Sometimes it felt like the only thing real were the bruises. Adrenaline surges meant you could tell when something was putting you in danger. Only things that were real could be harmed. Isn't that right?

All that glisters is not gold. You can't test for "real" with your eyes. I thought of my dad and his equipment for running radiometric surveys to detect the presence of gold, silver, and rare earth elements. He had been spending time in the Nevada desert for years now. Winnemucca, Carlin, Tonopah, Elko, Goldfield -- all were familiar names to me. They were the boa constrictors I was trying to be released from.

It seemed like a good time to change the subject.

"They claimed that Versace had a "quiet life" and that he always went home early, and that he was conservative. I don't believe that for a minute. I mean, this is South Beach."

In one quick moment, the shimmering world Versace had constructed was gone. Worse than Toto tearing the curtain back from the diminutive Wizard of Oz, the murder bared the machine behind the illusion -- the necessity of cruising, using, and furtive, dangerous encounters to construct a fashion so pristine that only the most elegant would wear it.

The boa constrictor tightens its coils. When you look, you see God's -- or Fate's -- hostages all around you. The same dynamics as in every industry -- the marginalized and disenfranchised were fed upon yet again. Calvin Klein used street kids (runaways, junkies, child prostitutes) to push a line of clothes that titillated even as it offended.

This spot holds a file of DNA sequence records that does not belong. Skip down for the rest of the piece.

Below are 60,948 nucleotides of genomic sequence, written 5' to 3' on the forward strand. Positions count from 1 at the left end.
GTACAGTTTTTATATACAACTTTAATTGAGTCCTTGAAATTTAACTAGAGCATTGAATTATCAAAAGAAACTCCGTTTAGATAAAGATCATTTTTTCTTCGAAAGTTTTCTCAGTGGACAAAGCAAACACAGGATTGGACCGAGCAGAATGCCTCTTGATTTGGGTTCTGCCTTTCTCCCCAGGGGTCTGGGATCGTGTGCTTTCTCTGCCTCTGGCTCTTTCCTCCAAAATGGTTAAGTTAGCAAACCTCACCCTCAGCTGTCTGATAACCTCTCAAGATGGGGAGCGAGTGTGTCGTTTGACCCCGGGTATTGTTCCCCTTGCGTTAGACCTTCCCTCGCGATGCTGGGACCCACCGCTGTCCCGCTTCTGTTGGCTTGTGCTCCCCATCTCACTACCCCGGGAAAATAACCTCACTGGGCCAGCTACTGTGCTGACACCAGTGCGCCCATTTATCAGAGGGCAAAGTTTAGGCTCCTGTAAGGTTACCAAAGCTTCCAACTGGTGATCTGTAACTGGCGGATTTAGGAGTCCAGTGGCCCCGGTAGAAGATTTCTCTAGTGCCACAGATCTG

"Did his murderer die here too?" I asked Nick. His attitude had subtly changed. He took another drink of his Dos Equis. His polo shirt clung to his biceps. I didn't quite like it.

But, the truth was, such thinking made it easier to do the work I did in South America -- both the red herring activities that made it into the newspapers and television, and the things I didn't tell anyone about except my boss and the Ambassador. I had a copy of the Ambassador's latest book on my nightstand -- Savage Peace -- and I had been reading a few pages each day. It was better for me to do what I did without thinking, without contemplating the ramifications.

My dad was still in the desert. Farley Kritzoff's map was still in my safe deposit box. It had been there for years, and I still wasn't sure what to do with it.

"You have to know when a show of force is necessary. Sometimes you have to let people know you mean business in the only language they understand."

It sounded like a passage out of Savage Peace. Did Nick have an Ambassador (more precisely, an former ambassador) he reported to as well?

The coils would constrict. All knowledge and maps were locked away, inaccessible, for all practical purposes.

1 comment:

Koan said...

Hi Susan - I think you've added Part II as the enclosure on this post, instead of Part III... oh, the frustration, as I don't want to listen to (or read) Part IV out of sequence. :-)

Really, really enjoying this story; I'm guessing that it is inspired by events, places and characters that you've seen or met, and shows that observation and memory can provide *any* of us with the raw material for a myriad of short stories. As long as we make the effort to write them, of course!